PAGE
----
many things, and be rejected by the elders, the chief priests, and the scribes, and be killed, and after three days rise again.” (Mark 8:31)

Yet, knowing what the future had in store for him, he went anyway. In Paul’s words, “…he humbled himself, becoming obedient to death, yes, the death of the cross.” (Philippians 2:8)

This is how I hear the Transfiguration speaking to us today: Christ has set the example. Because he has shown us the way, we can follow in his footsteps and allow God to use us as instruments of his grace and love, as he chooses.

I don’t know of anyone who understood this better and expressed it more beautifully than Thomas Troeger. He begins by saying, “Swiftly Pass the Clouds of Glory, heaven’s voice, the dazzling light,” and goes on to recount the story of the Transfiguration. Then he writes,

“Lord, transfigure our perception with the purest light that shines, And recast our life’s intentions to the shape of your designs, Till we seek no other glory than what lies past Calvary’s hill And our living and our dying and our rising by your will.” (Presbyterian Hymnal, p. 73)

The season of Lent begins this week with Ash Wednesday. May that be a turning point for us, as we accept Christ anew and resolve to walk evermore in his foot-steps.


PRAYERS OF INTERCESSION: In our Old Testament reading, Elisha had to cope with great change as Elijah was taken from him into heaven. In the Gospel, the disciples witnessed a change in the appearance of Jesus, and struggled to understand it. Today, in our prayers, we shall be thinking of those coping with change.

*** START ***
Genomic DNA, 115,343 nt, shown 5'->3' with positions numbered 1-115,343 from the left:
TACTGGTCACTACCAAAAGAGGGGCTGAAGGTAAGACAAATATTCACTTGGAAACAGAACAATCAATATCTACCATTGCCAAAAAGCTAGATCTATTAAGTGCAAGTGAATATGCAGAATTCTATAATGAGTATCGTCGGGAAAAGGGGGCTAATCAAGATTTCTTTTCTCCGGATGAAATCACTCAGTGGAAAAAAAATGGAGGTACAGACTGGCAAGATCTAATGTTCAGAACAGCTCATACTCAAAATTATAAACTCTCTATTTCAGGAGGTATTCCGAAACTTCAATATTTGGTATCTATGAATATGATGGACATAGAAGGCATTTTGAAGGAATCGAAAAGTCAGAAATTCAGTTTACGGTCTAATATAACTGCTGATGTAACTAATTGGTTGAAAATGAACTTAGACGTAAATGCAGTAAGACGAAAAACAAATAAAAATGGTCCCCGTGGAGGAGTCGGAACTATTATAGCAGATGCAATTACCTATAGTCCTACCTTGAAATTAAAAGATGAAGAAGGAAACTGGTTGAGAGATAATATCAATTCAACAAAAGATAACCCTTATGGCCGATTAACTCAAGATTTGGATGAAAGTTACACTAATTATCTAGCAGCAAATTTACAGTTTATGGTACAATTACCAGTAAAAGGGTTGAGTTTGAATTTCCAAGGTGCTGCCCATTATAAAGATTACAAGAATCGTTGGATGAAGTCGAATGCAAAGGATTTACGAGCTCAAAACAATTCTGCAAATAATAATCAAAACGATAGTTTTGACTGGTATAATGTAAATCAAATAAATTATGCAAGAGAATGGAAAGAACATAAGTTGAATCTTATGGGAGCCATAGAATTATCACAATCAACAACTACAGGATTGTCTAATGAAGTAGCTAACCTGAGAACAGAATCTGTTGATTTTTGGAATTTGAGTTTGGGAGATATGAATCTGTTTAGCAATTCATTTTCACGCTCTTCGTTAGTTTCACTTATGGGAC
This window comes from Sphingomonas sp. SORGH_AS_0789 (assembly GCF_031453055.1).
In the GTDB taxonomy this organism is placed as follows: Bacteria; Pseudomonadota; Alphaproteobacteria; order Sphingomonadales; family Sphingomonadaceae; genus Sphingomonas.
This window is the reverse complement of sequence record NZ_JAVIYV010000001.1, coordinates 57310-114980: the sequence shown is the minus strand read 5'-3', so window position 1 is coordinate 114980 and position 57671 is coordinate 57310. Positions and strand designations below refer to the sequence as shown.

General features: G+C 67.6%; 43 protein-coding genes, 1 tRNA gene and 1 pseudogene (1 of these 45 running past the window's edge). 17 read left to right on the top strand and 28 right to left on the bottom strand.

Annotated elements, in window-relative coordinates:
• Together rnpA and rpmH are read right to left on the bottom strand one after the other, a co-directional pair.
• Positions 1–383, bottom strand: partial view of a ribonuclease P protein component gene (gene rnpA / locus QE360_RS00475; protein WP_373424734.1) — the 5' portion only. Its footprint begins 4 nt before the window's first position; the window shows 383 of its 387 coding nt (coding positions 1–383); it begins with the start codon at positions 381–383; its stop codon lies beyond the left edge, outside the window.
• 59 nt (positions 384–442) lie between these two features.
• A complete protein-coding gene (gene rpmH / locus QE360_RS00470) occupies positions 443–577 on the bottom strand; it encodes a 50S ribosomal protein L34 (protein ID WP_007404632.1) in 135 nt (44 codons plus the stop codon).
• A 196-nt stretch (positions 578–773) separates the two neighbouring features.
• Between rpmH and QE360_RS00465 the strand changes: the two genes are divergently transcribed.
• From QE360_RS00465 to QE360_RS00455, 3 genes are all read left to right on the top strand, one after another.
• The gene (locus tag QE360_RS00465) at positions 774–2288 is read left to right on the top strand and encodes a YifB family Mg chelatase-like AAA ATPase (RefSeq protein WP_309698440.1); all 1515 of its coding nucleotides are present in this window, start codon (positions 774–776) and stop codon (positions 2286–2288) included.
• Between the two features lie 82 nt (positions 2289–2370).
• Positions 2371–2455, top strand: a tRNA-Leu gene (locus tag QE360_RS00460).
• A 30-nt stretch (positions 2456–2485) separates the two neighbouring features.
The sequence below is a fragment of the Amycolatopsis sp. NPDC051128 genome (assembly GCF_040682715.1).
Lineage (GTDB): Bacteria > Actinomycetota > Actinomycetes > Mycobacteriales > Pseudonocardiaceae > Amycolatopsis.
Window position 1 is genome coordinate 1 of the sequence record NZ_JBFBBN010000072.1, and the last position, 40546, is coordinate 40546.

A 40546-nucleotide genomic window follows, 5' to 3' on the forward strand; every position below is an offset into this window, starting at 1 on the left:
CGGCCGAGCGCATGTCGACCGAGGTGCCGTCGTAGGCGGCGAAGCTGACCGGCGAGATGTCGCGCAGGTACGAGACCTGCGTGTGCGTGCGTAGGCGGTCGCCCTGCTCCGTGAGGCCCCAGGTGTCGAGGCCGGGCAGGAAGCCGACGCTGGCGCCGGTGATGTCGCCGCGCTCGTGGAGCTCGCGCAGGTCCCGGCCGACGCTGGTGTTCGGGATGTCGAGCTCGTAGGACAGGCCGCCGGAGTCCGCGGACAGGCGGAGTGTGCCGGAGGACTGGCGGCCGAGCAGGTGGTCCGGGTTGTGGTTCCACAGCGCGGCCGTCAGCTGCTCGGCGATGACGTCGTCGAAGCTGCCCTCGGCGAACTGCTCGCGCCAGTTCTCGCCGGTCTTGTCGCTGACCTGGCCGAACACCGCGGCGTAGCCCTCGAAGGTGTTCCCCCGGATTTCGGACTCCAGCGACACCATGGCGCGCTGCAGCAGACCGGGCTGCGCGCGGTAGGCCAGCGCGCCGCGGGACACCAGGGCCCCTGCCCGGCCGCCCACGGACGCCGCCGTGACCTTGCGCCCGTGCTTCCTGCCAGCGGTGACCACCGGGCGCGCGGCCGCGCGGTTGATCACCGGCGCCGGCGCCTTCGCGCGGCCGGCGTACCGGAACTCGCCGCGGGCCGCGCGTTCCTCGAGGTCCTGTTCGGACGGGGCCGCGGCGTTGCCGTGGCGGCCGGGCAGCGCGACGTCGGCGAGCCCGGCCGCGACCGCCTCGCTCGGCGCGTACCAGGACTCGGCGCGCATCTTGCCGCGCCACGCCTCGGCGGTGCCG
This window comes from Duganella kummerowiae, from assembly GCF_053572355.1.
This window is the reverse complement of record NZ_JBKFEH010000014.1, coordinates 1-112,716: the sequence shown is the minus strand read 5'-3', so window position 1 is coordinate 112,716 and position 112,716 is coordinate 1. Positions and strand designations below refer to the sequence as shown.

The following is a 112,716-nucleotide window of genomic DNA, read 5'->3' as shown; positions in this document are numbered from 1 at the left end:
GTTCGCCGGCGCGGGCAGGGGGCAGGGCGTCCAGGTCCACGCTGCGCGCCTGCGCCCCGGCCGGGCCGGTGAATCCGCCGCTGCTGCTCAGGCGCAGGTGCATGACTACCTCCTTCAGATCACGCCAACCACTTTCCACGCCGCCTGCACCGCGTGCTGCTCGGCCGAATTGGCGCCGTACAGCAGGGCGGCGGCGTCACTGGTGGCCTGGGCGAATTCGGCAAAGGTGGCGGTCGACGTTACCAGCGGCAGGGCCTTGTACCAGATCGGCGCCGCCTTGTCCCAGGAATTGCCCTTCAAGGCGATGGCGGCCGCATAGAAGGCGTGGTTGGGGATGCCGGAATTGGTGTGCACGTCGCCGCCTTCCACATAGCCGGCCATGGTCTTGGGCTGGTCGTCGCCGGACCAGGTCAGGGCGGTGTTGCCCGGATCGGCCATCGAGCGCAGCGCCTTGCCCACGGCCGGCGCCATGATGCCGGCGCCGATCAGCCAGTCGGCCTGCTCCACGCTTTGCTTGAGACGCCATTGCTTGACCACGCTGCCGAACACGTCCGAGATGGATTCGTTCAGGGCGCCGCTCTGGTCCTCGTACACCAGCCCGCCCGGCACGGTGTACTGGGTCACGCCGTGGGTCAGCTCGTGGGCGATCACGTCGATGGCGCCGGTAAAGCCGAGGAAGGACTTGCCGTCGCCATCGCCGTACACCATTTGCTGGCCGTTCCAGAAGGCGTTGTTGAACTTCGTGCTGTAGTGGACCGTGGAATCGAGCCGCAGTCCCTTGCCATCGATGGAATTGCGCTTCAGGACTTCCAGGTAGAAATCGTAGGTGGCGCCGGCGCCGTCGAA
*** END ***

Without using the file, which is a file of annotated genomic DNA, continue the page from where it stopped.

Let us pray.

Lord, in the midst of change, Thank you that You stay the same.

First we pray for the leaders of this country, and of other countries. So often, they have to manage change, deciding how to spend money, use other resources, and relate to other countries. Help them to remember all those who are affected by the changes that they make, and consider everyone in their decision making.

Lord, in the midst of change, Thank you that You stay the same.

We pray for the church everywhere, struggling to make changes that will equip it to speak to people in ways that they can understand. We pray for fresh expressions of churches, new styles of worship and new members. Help those who are implementing change to be sensitive

and thoughtful. Be with those who find it hard to cope with changes in the church. May all Your people remember that Jesus is the one who should occupy the central place.

Lord, in the midst of change, Thank you that You stay the same.

We pray for those who are facing change in their working lives; for those who have lost their jobs, and are seeking employment; for those who have retired, and are missing the daily routine; for those starting new courses at university or school. Help them not to be afraid of change, but to step into the future, knowing that You go with them.

Lord, in the midst of change, Thank you that You stay the same.

We pray for those facing change because of illness; for those who are having to make big changes to their lives, or to their homes; for those who know they will have to have a long spell in hospital; for those who cannot do what they used to be able to do. Help them to remember that You love and value them, whatever their abilities.

Lord, in the midst of change, Thank you that You stay the same.

We remember how Elisha watched Elijah went to heaven. We pray for those whose loved ones have died. They are seeing a big change in their family circle. Comfort them in their sadness, and give them joy as they think of happy memories.

Lord, in the midst of change, Thank you that You stay the same.

We pray now for ourselves. Some of us may be facing change at the moment; for others, life may go on much as before. But whichever it may be, help us all to put our trust in You, for whatever our situation may be, You are with us always.

Lord, in the midst of change, Thank you that You stay the same. Amen


BLESSINGS: After the dazzling light had gone back to heaven, Jesus walked with his disciples down the mountain. We thank You for this time that we have spent with You today. May we remember that Jesus stays with us. And may the Blessings of God, Father, Son and Holy Spirit Be upon us and remain with us always. Amen